In United States v. Filani, 74 F.3d 378 (2d Cir. 1996), the United States Court of Appeals for the Second Circuit found that reversal of a drug-related conviction was required where the trial judge t[ook] over the role of the prosecutor and display[ed] bias[.] Id. at 385. The court reasoned that a trial court may ask questions for such purposes as 'clarifying ambiguities, correcting misstatements, or obtaining information needed to make rulings.' Id. at 386 (quoting United States v. Pisani, 773 F.2d 397, 403 (2d Cir. 1985)). In Filani, however, the trial court proceeded beyond the acceptable role of the trial court and intensely cross-examined the defendant, questioned his story, and demonstrated his disbelief in the defendant's testimony. 74 F.3d at 385-86. The court emphasized that although it did not have the benefit of seeing the facial expressions of the questioner or the tone used, the trial judge's questions nonetheless betray a tone of incredulity. Id. at 381.
Analyzing the traditional
province of the judge in a jury trial, the court observed that experienced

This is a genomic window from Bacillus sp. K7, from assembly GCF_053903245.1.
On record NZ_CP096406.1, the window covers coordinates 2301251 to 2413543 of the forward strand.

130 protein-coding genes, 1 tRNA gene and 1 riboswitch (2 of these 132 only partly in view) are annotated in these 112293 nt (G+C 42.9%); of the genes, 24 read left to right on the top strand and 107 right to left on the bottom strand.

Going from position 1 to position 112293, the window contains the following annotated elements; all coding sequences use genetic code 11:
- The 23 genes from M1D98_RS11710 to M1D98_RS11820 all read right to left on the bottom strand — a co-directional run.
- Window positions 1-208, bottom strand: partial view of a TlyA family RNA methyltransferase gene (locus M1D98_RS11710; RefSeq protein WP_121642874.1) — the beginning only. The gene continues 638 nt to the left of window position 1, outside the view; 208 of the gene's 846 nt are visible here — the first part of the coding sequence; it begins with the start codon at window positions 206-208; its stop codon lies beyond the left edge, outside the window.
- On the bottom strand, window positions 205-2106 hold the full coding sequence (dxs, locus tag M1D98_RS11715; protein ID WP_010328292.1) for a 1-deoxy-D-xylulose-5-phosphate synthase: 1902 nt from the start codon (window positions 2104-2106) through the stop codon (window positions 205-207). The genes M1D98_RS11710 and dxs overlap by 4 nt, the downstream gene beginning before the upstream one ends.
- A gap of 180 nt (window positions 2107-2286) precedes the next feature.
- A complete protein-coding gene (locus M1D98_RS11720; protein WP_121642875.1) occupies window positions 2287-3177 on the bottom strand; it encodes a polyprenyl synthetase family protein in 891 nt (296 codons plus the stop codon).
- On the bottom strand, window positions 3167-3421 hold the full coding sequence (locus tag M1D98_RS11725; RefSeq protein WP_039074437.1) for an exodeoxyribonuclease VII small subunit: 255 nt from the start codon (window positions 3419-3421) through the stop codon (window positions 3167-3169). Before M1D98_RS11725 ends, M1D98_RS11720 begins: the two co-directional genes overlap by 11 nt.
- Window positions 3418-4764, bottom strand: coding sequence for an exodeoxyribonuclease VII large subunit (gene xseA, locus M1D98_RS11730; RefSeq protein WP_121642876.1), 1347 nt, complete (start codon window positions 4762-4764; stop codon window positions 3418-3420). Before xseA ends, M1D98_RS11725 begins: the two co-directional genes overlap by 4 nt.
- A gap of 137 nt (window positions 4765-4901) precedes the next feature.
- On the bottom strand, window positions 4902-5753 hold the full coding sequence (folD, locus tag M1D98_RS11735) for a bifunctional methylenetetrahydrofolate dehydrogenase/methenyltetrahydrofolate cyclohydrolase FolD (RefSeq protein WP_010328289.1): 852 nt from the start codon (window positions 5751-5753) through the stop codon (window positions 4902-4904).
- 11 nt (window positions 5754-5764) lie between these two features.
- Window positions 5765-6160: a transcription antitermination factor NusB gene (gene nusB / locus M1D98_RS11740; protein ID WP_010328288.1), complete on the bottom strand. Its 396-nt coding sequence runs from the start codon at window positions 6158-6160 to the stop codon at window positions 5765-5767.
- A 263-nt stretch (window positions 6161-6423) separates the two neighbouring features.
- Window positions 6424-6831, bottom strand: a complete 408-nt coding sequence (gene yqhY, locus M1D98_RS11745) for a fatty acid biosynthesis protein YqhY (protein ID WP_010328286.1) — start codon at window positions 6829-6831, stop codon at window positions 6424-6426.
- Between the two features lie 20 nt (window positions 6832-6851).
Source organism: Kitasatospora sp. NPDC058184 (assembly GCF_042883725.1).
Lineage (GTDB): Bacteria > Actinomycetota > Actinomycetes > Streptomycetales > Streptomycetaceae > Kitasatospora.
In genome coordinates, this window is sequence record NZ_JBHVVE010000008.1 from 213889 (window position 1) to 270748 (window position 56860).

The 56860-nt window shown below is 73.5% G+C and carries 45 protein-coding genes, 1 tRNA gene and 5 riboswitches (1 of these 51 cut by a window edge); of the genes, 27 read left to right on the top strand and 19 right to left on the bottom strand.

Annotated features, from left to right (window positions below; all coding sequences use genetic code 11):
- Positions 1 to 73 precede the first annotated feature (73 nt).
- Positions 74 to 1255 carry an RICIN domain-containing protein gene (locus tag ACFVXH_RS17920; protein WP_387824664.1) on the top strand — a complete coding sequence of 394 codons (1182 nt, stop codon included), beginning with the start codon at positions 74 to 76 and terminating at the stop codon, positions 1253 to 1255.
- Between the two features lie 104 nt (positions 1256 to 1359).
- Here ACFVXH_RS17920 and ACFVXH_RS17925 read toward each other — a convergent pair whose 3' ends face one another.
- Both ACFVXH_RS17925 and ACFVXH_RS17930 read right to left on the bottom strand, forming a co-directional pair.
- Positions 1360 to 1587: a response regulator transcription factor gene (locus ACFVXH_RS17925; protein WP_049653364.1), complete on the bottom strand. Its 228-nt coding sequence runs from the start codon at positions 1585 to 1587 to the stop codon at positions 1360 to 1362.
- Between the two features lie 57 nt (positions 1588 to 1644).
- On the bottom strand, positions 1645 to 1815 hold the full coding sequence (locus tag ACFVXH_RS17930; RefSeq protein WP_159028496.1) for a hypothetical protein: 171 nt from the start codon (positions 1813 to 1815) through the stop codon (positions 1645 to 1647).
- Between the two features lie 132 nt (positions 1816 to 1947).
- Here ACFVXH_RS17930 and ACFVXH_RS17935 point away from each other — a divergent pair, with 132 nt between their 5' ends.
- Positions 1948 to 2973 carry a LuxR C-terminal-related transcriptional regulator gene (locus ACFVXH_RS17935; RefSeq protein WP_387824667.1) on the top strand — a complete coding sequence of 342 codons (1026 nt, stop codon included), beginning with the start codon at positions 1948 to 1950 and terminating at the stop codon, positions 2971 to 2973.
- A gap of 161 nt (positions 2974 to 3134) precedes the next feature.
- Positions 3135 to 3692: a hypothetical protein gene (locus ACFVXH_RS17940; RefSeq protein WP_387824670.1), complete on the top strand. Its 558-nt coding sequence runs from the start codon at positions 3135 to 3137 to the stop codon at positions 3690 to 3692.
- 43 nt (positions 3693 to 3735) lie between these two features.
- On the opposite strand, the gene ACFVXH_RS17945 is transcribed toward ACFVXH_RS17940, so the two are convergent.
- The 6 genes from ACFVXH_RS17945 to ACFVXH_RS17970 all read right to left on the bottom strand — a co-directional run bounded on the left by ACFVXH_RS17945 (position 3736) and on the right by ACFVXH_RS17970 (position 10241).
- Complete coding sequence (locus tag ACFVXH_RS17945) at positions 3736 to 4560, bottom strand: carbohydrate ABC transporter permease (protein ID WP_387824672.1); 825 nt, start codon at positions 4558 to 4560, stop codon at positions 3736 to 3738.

trial judges have championed the view that our adversarial system gives little
room for trial judges' questioning of witnesses and that intrusions into
questioning of witnesses may offer more confusion than guidance to the
jury because the trial judge looks down at the case from the peak of the mountain of ignorance[.]
Id. at 384, (citing, in part, Marvin E. Fankel, The Search for Truth:
An Umpireal View, 123 U.Pa.L.Rev. 1031, 1042 (1975) (His intrusions
will in too many cases result from partial or skewed insights. . . . He runs
a good chance of pursuing inspirations that better informed counsel have considered,
explored, and abandoned after fuller study). The Filani court concluded
that despite the failure of defense counsel to object, the judge's conduct constituted
plain error under Rule 52(b) of the Federal Rules of Criminal ProcedureSee
footnote 3 3 and reversal was required. 74 F.3d at 387.